I remember being assigned to independently read The Scarlet Letter in my 12th grade AP Literature class. I also recall reading the first few pages and being a bit taken back by what felt like an archaic language. It was the first time I had read a book that forced me to slow down in order to get a handle on the author’s word choice. Working through the complex sentences and the period writing was challenging enough and then each page was rich with unfamiliar words. I was pausing to pronounce and make meaning of these untried words. Untried words put a suspension between me and the text. So what did I do when I encountered these words? I skipped them.
What steps could have been put in place to assist me in dissecting the terminology of such dense content? As a trained high school English teacher, I am now able to expertly answer that question for myself and other readers. However, at the time I did not know various strategies to help me pull apart words to make meaning. My experience had been to copy the teacher identified words from the chalkboard, add them to my spiral notebook, and refer to them for the weekly vocabulary test. I would then take that list home, repeat each word and its definition aloud, over and over again and cross my fingers on quiz day that I could keep all those terms and definitions straight in my head.
Was I successful in AP Literature? According to the grade book, I was a proficient performer. However, what I know to be true about my vocabulary experiences is those words did not remain with me. They did not implant themselves in my personal word bank. Those words were learned by rote for a grade and most of them escaped me because no associations were being made. And because of that disconnect, author meaning was lost in parts because without complete contextual understanding, I was only capturing pieces of the intended message. And I was a proficient reader. How must our novice readers feel? Those unfamiliar words appear as a scramble of letters.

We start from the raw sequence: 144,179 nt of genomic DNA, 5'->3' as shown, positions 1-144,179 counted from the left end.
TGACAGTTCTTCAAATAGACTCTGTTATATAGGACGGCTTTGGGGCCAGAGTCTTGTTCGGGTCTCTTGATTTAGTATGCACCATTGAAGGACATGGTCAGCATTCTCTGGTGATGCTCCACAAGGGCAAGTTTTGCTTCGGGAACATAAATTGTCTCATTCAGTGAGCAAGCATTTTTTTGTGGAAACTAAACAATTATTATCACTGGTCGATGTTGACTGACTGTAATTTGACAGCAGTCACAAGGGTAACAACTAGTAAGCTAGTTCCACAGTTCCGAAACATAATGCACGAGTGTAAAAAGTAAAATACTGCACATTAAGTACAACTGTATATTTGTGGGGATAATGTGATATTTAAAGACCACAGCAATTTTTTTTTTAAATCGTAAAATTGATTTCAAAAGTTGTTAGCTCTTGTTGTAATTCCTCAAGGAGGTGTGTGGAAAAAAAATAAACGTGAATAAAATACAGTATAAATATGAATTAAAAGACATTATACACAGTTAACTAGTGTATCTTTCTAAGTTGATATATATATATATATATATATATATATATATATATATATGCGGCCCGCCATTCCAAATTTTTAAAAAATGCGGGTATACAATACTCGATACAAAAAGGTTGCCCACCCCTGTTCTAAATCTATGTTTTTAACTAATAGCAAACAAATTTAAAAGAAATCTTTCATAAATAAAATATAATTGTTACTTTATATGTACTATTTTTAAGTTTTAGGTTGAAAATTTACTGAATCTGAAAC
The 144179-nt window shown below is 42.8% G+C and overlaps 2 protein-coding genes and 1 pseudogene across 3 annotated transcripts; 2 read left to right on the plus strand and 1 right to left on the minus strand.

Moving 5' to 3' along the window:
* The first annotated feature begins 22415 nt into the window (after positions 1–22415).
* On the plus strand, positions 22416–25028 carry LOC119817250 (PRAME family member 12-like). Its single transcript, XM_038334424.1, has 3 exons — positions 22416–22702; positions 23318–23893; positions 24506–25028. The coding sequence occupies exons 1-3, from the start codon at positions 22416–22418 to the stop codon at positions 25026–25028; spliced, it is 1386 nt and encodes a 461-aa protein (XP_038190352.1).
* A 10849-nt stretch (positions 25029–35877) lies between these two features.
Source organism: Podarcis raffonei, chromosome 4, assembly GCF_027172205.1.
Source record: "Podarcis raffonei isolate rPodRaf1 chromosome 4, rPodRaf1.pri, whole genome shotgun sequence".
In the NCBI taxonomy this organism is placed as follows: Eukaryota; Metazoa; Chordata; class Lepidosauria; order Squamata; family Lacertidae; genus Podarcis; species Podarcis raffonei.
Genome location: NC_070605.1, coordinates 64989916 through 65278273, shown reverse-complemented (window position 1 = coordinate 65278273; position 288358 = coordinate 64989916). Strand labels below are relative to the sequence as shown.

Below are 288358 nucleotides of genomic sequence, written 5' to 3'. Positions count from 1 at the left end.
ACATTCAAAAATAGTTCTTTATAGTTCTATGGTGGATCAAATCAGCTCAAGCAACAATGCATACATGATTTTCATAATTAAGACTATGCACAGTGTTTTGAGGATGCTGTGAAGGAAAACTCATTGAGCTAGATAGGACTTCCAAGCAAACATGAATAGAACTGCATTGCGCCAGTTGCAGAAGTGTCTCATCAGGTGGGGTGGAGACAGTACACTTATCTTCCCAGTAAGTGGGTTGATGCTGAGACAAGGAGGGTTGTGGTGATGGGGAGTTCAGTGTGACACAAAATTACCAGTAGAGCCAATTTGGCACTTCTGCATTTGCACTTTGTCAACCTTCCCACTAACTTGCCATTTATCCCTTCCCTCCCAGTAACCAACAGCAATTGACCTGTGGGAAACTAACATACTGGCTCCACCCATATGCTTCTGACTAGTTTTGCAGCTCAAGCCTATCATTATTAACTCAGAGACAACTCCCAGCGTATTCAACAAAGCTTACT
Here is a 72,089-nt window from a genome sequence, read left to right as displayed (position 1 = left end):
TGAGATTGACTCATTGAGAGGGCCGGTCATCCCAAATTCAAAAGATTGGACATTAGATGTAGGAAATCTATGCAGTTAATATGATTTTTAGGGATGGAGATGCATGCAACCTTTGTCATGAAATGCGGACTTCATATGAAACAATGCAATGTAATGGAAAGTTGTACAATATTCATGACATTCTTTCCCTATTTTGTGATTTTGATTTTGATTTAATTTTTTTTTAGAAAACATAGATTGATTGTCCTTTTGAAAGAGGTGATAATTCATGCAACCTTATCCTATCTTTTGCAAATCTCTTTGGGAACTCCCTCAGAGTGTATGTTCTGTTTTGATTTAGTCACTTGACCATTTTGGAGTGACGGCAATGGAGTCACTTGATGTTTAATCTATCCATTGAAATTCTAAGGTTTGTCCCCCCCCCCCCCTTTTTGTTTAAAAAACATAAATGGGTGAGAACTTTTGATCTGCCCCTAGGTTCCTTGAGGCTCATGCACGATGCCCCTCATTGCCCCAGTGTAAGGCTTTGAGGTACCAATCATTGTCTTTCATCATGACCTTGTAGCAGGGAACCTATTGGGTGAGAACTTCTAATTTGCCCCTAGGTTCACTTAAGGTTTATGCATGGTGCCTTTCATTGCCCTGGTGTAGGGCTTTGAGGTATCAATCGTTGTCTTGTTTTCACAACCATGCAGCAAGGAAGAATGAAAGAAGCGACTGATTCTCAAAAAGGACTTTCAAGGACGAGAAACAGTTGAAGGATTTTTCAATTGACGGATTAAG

Maybe my English teacher assumed we had been taught vocabulary strategies before finding ourselves in her class? Regardless, what was lost was adequately equipping us with the skills necessary to analyze those models. Her approach was not altered to help us enter the piece at our readiness level. The target audience was the future literature majors in the class while all others were finding themselves frustrated with the unfamiliarity of the vocabulary and therefore disengaged from the teacher-selected model.
Years later I continue to see numerous classrooms where vocabulary is being taught in isolation and without useful practice. Students are given a list of words on Monday. And like my educational experience, the interaction with the words is limited to copying dictionary definitions, completing undemanding worksheets, and finishing with a Friday assessment. The result is that students are reaching a level of frustration that creates self-disappointment and resistance toward reading. An appreciation for reading is being lost because our students are not feeling successful.
Vocabulary is the foundation of reading success. As a literacy consultant, what I know to be true is that students should be using multiple strategies like stopping and checking for understanding, working cooperatively, organizing their thinking, generating and answering questions, and summarizing to help them make meaning of these unfamiliar words. As an English teacher, I know it’s my responsibility to be a teacher of literacy strategies and to give students opportunities to practice them. Literature is only one means to help my students become literate. All students need to be prepared to read, write, speak and listen in an environment that extends beyond my classroom. Our audience is broader than the future Nathaniel Hawthornes in the classroom.